Why environmental groups support the Israel-Lebanon gas deal
While they oppose fossil fuels, the groups see natural gas as a lesser evil and hope the agreement will lead to more progress.
Ayal Margolin/JINI via Xinhua
When Israel and Lebanon reached a historic agreement regarding their maritime border last week to open up drilling in two natural gas fields in the Mediterranean that were previously in disputed territory, the deal had unexpected supporters: two Israeli environmental groups.
In most places around the world, environmental activists are usually quick to condemn any new maritime gas announcements. But Israeli environmental groups that prioritize two of the agreements’ areas of focus, maritime issues and regional cooperation, applauded the deal, focusing on the opportunities that the agreement could inspire in other long-running conflicts in the region.
“We want our electricity to come from renewable sources, but right now we’re in a time of transition,” explained Youval Arbel, the deputy director of Zalul, a nonprofit environmental group focused on seas and streams. “When you see what’s going on [economically] in Lebanon, you can understand the importance of what it would mean for them if they discover gas.”
The deal demarcates a maritime border between the two states, which have historically been enemies and have fought several wars. Each country will have exclusive oil and gas exploration on its side of the border, and will split profits from a field that sits astride the line. It was signed by Israeli Prime Minister Yair Lapid last week, though Benjamin Netanyahu, the likely next prime minister, has said he opposes the agreement — leaving its fate uncertain.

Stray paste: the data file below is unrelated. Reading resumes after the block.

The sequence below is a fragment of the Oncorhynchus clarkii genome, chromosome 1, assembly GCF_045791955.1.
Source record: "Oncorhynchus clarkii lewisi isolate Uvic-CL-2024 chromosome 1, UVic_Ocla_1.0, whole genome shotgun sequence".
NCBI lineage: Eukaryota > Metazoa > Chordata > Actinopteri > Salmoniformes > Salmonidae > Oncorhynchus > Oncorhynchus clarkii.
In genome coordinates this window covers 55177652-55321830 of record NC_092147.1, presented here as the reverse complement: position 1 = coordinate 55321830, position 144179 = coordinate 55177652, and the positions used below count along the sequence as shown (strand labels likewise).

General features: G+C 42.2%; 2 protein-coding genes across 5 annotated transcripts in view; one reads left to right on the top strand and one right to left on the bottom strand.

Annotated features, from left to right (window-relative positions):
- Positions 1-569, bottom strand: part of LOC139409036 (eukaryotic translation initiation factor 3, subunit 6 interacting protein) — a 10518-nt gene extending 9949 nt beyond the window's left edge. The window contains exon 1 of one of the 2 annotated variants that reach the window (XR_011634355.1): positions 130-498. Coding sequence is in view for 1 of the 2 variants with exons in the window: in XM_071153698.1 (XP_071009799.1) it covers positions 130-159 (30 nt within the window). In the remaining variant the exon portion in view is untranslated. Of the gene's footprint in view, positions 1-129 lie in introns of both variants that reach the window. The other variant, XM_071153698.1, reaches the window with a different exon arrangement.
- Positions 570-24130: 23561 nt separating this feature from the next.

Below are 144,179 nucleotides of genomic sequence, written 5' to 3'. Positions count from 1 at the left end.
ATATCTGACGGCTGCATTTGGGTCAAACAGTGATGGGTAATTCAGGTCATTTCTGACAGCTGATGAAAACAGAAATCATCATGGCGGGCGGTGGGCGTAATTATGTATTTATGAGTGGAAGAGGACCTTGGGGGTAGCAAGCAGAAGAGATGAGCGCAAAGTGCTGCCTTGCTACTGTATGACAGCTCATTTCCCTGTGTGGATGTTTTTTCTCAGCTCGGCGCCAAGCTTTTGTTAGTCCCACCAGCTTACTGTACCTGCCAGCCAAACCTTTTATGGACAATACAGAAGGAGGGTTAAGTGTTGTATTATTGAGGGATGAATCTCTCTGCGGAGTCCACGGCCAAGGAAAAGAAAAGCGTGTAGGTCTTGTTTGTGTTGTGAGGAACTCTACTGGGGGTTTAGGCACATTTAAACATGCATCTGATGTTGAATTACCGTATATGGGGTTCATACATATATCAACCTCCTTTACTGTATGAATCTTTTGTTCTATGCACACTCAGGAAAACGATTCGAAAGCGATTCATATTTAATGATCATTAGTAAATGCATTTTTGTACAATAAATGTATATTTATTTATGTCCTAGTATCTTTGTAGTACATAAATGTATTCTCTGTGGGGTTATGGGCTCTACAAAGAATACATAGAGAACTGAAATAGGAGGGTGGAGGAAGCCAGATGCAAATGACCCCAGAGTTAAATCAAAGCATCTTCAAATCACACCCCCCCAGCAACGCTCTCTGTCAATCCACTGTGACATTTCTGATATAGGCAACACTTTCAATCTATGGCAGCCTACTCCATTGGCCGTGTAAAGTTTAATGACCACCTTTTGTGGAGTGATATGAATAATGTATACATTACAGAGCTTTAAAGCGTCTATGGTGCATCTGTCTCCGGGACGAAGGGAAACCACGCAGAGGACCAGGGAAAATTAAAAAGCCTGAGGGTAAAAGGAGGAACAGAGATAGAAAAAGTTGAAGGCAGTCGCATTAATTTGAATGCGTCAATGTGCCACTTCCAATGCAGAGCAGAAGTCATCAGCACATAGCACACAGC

Arbel said he is not worried that Netanyahu’s likely victory in this week’s elections will imperil the deal, since Netanyahu could have delayed the signing of the deal while part of the parliamentary opposition, and chose not to. But he is worried a Netanyahu government could spell problems for other environmental issues.
Zalul, which has an annual budget of around $1 million, does research and advocacy focusing on Israel’s streams and seas, so it’s intimately familiar with the danger of pollution in both streams and coastlines. The organization is not opposed to drilling for natural gas in deep sea fields that have already been discovered, such as Israel’s Leviathan or Tamar fields, or the explorations that will take place in Qana and Karish fields, which were at the center of last week’s deal — but does not want the drilling to go further than that.
“We don’t need to open new gas fields beyond what’s already been developed,” Arbel said. He called on European countries, the main importers of gas from the region, to stick to their renewable energy goals for 2030, and not proceed with plans to lay a gas pipeline from Europe to the eastern Mediterranean.
For EcoPeace Middle East, an Israeli-Palestinian-Jordanian environmental group that works on cross-border initiatives, the deal is “a paradigm shift of diplomacy” that could usher in a new strategy for peace agreements in the region, Gidon Bromberg, the group’s Israeli co-director, told eJP, even though he said, “We understand that we need to stop burning fossil fuel, full stop.”